The concert is on! And it’s not all good

It’s that time of year when everyone is looking for a little extra cash to pay for a few vacation bills or a trip to somewhere hot. In today’s digital economy, the equivalent of a part-time job is getting into the gig economy. Even before the recent wave of layoffs pushed people to find other avenues of employment in August, the gig economy was up 31% from a year ago.

Our research has shown that the unauthorized use of third-party works on enterprise devices has increased by more than 200% in the last 12 months. To some extent, that makes sense. As we have moved to a predominantly hybrid work-from-home environment, people have felt more comfortable mixing company activities with their other pursuits. Where employees once had separate laptops for their personal and work lives, when people work from home the distinction between which machine to use for work or play diminishes.

Some companies have policies that strictly prohibit the use of business laptops for anything other than company business. But many don’t, hence the rise of shadow IT and third-party work on company machines. For the most part, these open companies believe that their employees work hard enough and make smart enough decisions to keep their machines and, by extension, the business safe. On the whole, this assumption is true.

However, there is always someone biting the hand that feeds them. Sometimes employees work on their own while they are on the company clock. Again, in this new world of working from home, the line between when people are working or not working has become blurred. Still, we found more than a few instances where it was clear an employee wasn’t focused on their day job because they were working on a side gig.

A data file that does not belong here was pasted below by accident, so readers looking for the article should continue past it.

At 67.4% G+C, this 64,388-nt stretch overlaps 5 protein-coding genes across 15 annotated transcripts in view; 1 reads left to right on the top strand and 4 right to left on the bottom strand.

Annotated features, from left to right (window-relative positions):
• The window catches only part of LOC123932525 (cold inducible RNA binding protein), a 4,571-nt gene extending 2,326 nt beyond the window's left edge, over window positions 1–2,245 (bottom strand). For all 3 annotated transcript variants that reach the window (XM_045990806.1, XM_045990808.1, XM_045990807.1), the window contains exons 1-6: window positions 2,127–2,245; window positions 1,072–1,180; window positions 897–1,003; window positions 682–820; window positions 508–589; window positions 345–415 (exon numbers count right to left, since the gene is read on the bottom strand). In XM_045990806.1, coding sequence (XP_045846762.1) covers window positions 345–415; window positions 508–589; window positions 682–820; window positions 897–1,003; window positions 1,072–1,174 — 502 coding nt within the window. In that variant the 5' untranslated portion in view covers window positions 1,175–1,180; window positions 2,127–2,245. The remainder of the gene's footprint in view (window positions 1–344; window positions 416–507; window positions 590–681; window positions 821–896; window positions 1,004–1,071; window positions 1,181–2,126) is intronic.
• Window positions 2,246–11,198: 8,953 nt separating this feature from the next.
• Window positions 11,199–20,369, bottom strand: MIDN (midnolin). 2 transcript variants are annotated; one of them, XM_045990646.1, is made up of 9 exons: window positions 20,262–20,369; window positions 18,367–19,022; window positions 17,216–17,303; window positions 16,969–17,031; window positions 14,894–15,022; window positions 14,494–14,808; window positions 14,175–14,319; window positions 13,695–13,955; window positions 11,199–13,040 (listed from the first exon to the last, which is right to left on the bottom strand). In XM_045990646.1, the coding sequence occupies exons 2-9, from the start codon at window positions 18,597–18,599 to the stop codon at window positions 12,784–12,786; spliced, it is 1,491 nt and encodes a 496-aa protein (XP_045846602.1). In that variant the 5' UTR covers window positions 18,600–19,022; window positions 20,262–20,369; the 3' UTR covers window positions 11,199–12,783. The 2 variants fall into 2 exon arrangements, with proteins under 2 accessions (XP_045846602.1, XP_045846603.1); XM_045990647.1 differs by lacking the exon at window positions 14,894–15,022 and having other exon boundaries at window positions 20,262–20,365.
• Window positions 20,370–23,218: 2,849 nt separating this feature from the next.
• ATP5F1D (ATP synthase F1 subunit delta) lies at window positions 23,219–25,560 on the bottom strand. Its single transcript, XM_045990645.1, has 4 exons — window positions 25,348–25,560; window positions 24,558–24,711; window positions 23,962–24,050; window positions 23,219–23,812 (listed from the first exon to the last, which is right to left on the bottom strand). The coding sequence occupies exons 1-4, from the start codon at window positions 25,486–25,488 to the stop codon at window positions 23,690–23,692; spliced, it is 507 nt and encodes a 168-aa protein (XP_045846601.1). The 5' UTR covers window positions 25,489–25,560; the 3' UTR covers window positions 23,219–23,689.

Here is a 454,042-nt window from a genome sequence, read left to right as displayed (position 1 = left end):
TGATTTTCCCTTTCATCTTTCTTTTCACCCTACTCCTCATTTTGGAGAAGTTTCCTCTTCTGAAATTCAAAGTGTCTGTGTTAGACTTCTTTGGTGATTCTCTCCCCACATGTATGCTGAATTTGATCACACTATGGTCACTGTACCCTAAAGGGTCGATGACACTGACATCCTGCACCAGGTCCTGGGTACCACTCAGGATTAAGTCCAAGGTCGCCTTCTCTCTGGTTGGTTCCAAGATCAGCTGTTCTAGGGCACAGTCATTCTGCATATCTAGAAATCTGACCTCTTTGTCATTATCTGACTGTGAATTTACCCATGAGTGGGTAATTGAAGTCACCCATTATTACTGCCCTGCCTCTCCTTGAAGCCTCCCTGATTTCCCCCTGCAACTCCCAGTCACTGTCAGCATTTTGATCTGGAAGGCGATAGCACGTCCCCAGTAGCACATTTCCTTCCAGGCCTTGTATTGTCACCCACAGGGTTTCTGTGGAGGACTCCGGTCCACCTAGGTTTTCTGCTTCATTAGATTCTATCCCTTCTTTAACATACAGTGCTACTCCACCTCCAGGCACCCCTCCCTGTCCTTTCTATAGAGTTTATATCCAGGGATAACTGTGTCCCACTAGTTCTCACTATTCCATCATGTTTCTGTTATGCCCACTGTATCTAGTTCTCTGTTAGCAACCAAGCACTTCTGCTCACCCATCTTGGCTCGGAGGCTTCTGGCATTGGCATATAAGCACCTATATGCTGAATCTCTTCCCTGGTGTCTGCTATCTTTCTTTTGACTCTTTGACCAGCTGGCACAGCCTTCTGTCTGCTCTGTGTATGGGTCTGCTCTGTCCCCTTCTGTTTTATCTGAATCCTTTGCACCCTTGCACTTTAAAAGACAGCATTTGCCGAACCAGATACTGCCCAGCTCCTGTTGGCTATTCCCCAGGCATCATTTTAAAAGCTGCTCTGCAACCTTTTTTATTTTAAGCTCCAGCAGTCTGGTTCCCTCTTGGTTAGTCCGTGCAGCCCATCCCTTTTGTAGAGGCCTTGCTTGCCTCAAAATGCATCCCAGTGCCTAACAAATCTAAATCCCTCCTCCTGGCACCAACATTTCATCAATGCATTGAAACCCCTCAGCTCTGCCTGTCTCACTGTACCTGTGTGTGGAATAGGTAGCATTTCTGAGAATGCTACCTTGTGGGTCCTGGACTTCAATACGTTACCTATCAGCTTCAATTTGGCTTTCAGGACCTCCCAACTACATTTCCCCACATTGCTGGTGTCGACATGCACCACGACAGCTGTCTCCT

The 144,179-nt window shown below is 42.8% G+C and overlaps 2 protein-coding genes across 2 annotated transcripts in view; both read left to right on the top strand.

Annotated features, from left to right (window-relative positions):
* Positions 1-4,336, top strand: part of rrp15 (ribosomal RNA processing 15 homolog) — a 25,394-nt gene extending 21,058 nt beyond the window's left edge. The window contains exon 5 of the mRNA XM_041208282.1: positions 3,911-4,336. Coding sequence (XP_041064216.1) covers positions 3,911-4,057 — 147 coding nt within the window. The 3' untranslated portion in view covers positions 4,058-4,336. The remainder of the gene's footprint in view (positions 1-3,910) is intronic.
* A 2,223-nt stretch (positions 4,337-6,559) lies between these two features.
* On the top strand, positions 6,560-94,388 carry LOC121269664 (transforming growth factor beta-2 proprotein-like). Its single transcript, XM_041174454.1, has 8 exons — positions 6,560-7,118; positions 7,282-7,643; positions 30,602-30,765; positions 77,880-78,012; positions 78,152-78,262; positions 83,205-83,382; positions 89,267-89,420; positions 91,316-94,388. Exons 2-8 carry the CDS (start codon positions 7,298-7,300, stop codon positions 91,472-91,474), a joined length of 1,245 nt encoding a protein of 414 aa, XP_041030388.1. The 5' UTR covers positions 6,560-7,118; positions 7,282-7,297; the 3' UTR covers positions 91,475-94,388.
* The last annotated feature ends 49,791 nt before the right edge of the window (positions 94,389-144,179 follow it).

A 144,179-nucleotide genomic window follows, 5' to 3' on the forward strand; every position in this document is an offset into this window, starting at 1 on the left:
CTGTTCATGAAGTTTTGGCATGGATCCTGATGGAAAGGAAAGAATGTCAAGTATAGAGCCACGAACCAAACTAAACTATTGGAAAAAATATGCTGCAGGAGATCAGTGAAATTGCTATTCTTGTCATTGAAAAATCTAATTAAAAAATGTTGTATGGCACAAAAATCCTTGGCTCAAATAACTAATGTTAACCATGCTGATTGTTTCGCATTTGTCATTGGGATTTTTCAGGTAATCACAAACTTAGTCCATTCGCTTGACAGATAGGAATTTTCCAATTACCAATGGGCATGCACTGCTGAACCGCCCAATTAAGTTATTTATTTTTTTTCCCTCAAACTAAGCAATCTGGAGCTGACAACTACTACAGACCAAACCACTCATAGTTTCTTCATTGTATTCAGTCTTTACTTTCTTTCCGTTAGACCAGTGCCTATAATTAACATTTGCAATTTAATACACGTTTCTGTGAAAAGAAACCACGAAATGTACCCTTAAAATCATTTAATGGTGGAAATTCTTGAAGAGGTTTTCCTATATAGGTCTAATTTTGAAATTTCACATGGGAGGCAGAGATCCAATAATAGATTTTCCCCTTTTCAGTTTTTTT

We also found something a little more concerning at play. Some employees use company intellectual property, such as applications or databases, for on-demand work that directly competes with the company. of their employer. For example, an enterprising social marketer used his employer’s Adobe Creative Cloud application to provide services to a competitor during business hours.

What should a business do to make sure the new year is a good one? First, and as always, it’s important to have clear policies from HR on how company machines can be used. It seems obvious, but as we have seen in the examples above, people sometimes blindly ignore what is not beneficial to them.

We’ve found six unique indicators that can help you identify remote workers using corporate devices for third-party work. In some cases, that might not be a big deal, like an employee running rugby league on the laptop of an engineering company that sells emulsifiers. In other cases, we can help you find employees who work on the sidelines during company work hours or, worse, who engage in conflicts of interest. Either way, by understanding the intent, you can take appropriate action.

Contact us to book a demo or take a virtual tour to see how DTEX can help you.

The post The concert is up! And It’s Not All Good appeared first on DTEX Systems Inc.

*** This is a syndicated blog from DTEX Systems Inc’s Security Bloggers Network, written by Kellie Arbuckle. Read the original post at:

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